Everyday Stigma of Mental Health

On Friday I was fortunate enough to attend a fascinating presentation on Seasonal Affective Disorder (SAD), a keen interest of mine, particularly as I have become more emerged in holistic wellbeing and the part that lifestyle has to play in our overall health.

For those not in the know, SAD is an illness which see’s sufferers mental health plummet at a particular point in the year, usually as the days become shorter.  I have written a more detailed piece on the condition which you can read by clicking here.

The event was attended by a broad cross section of peopled despite being a presentation from one of the world leading authorities became a well managed interactive exchange of perspectives.  One of the conversations had me particularly interested, an attendee who was interested in the potential of building light therapy into existing light sources as apposed to the existing methods which usually require a sufferer to sit in front of a light for up to 30 minutes.

To be clear, I think this is a great idea.  Anything that can help alleviate suffering without ingesting chemicals can only be a good thing.  What interested me however was some of the rationale that sat behind the market for such a product which was aptly summarised as, “people don’t have 30 minutes to sit in front of a light in the morning”.

What immediately struck me from this statement is the disparity with which mental health is held next to physical health.  So lets be clear, SAD is a serious mental illness.  Mental illness is a serious medical complaint that can lead to disabling symptoms and death.  In certain demographic groups, the mortality from mental illness exceeds that of any other illness.  Yet if we had a physical illness that necessitated 30 minutes of physical therapy a day, we would move heaven and earth to make sure that person received.  Would we see dialysis or chemotherapy as a choice?  Of course not, nor should we.  So why when the problem is a mental health one do we suddenly feel that we just “don’t have time” for a 30 minute treatment so it can hit the cutting room floor?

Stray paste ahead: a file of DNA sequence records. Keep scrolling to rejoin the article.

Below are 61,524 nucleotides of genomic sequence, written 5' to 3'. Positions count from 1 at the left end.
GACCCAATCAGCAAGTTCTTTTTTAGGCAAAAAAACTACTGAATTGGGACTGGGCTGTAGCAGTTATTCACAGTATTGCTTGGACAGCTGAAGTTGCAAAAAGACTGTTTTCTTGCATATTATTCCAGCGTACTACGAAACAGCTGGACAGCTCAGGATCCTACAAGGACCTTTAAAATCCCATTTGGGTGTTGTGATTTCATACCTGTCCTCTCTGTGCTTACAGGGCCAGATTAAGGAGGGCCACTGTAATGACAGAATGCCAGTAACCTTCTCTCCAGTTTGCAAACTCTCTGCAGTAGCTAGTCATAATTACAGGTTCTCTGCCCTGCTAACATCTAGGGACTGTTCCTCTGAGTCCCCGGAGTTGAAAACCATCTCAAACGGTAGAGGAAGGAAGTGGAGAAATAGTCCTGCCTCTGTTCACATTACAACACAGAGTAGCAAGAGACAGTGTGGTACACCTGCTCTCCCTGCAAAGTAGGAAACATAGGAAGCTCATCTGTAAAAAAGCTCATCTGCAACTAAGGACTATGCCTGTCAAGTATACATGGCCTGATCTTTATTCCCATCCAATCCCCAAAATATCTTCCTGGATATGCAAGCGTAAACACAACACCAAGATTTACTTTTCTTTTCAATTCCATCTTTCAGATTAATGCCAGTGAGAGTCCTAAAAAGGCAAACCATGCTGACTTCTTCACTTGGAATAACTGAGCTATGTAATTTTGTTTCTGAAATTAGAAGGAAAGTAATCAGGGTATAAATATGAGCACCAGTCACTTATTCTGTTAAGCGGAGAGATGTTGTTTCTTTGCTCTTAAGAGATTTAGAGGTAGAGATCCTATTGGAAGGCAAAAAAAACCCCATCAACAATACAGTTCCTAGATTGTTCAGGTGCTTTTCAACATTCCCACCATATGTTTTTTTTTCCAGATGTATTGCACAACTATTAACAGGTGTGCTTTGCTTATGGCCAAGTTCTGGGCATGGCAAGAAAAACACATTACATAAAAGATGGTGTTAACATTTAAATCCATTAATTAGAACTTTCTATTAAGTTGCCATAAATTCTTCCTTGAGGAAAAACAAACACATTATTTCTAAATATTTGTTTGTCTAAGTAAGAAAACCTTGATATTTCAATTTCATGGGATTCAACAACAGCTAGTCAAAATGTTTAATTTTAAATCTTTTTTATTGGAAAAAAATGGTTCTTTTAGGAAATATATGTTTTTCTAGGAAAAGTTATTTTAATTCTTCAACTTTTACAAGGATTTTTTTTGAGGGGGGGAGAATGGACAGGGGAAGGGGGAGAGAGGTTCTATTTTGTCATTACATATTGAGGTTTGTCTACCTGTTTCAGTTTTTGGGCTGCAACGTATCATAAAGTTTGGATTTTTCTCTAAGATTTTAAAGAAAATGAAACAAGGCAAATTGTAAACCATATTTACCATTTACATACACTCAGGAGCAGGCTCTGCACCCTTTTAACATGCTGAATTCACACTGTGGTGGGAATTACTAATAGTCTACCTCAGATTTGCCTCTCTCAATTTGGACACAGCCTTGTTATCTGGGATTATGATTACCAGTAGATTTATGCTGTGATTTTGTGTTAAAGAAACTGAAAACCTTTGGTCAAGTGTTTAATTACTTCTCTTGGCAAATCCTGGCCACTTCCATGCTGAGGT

Theres the wider issue.  For me I wonder if one of the defining features of SAD is actually not lack of light or bodily changes, but the fact that we don’t adapt.  In some species, the behaviours of taking on more fuel (carbohydrate craving is an early symptom of SAD) and resting is part of their seasonal rhythm.  In humans however, our bodies start adapting and our modern instinct is in fact to resist and fight to maintain the same levels of productivity.

In my utopian world of optimal wellbeing, I would see people following a more seasonal approach to life.  I am however a realist and I know that the western world is going to be a long time bending to this ideal.  If however we continue to invent new ways of ignoring our bodies and circumnavigating basic needs, the mental health crisis thats slowly gripping society can only deepen.

Im glad to say that in the event I was at, the majority of attendees agreed that actually, we should be finding ways to secure 30 minutes of our day to attend to our mental health, not more ways of disregarding it.  That isn’t a sign for complacency however.  These small conversations and comments are symptomatic of a type of unintended stigma that, taken with ignorance and discrimination, is crippling the wellbeing of millions of people.

If you want to find out more about challenging the stigma of mental illness, please follow my new charity, Talking FreELY or get in touch with me.

Finally, if you are suffering from mental health problems, be assured, you are not alone and there is non judgmental help when you feel able to reach out for it.  Again, check us out at Talking FreELY

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